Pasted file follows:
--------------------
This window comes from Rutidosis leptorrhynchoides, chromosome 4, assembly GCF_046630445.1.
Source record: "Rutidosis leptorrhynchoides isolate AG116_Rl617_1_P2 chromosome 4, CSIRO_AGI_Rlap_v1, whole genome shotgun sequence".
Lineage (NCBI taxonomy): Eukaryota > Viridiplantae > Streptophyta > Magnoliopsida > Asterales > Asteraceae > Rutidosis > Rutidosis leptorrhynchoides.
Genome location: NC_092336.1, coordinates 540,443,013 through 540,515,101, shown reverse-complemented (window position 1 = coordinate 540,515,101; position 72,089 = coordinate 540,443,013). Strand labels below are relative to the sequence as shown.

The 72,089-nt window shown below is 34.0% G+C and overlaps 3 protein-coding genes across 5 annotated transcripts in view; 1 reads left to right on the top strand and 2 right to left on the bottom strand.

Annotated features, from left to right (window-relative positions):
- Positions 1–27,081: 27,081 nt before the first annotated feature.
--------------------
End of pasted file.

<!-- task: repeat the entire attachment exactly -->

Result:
This window comes from Rutidosis leptorrhynchoides, chromosome 4, assembly GCF_046630445.1.
Source record: "Rutidosis leptorrhynchoides isolate AG116_Rl617_1_P2 chromosome 4, CSIRO_AGI_Rlap_v1, whole genome shotgun sequence".
Lineage (NCBI taxonomy): Eukaryota > Viridiplantae > Streptophyta > Magnoliopsida > Asterales > Asteraceae > Rutidosis > Rutidosis leptorrhynchoides.
Genome location: NC_092336.1, coordinates 540,443,013 through 540,515,101, shown reverse-complemented (window position 1 = coordinate 540,515,101; position 72,089 = coordinate 540,443,013). Strand labels below are relative to the sequence as shown.

The 72,089-nt window shown below is 34.0% G+C and overlaps 3 protein-coding genes across 5 annotated transcripts in view; 1 reads left to right on the top strand and 2 right to left on the bottom strand.

Annotated features, from left to right (window-relative positions):
- Positions 1–27,081: 27,081 nt before the first annotated feature.